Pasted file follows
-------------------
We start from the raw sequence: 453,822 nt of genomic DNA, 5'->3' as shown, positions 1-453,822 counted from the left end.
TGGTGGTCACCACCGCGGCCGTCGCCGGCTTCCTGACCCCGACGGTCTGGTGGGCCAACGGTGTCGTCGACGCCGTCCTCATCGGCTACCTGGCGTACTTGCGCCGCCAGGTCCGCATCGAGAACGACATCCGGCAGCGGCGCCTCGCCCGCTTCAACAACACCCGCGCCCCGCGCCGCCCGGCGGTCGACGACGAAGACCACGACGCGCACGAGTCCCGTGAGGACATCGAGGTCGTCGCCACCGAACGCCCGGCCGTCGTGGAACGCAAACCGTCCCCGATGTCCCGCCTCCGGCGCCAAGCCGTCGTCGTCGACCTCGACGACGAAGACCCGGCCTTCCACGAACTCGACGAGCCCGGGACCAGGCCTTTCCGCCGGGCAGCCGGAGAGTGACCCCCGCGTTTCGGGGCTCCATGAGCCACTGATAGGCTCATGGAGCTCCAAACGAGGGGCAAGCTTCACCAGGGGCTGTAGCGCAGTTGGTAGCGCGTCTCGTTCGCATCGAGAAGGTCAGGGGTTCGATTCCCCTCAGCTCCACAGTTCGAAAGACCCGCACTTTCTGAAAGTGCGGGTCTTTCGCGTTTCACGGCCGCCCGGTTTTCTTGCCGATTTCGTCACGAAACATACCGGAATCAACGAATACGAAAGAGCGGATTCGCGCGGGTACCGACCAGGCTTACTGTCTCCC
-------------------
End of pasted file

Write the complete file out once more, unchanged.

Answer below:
We start from the raw sequence: 453,822 nt of genomic DNA, 5'->3' as shown, positions 1-453,822 counted from the left end.
TGGTGGTCACCACCGCGGCCGTCGCCGGCTTCCTGACCCCGACGGTCTGGTGGGCCAACGGTGTCGTCGACGCCGTCCTCATCGGCTACCTGGCGTACTTGCGCCGCCAGGTCCGCATCGAGAACGACATCCGGCAGCGGCGCCTCGCCCGCTTCAACAACACCCGCGCCCCGCGCCGCCCGGCGGTCGACGACGAAGACCACGACGCGCACGAGTCCCGTGAGGACATCGAGGTCGTCGCCACCGAACGCCCGGCCGTCGTGGAACGCAAACCGTCCCCGATGTCCCGCCTCCGGCGCCAAGCCGTCGTCGTCGACCTCGACGACGAAGACCCGGCCTTCCACGAACTCGACGAGCCCGGGACCAGGCCTTTCCGCCGGGCAGCCGGAGAGTGACCCCCGCGTTTCGGGGCTCCATGAGCCACTGATAGGCTCATGGAGCTCCAAACGAGGGGCAAGCTTCACCAGGGGCTGTAGCGCAGTTGGTAGCGCGTCTCGTTCGCATCGAGAAGGTCAGGGGTTCGATTCCCCTCAGCTCCACAGTTCGAAAGACCCGCACTTTCTGAAAGTGCGGGTCTTTCGCGTTTCACGGCCGCCCGGTTTTCTTGCCGATTTCGTCACGAAACATACCGGAATCAACGAATACGAAAGAGCGGATTCGCGCGGGTACCGACCAGGCTTACTGTCTCCC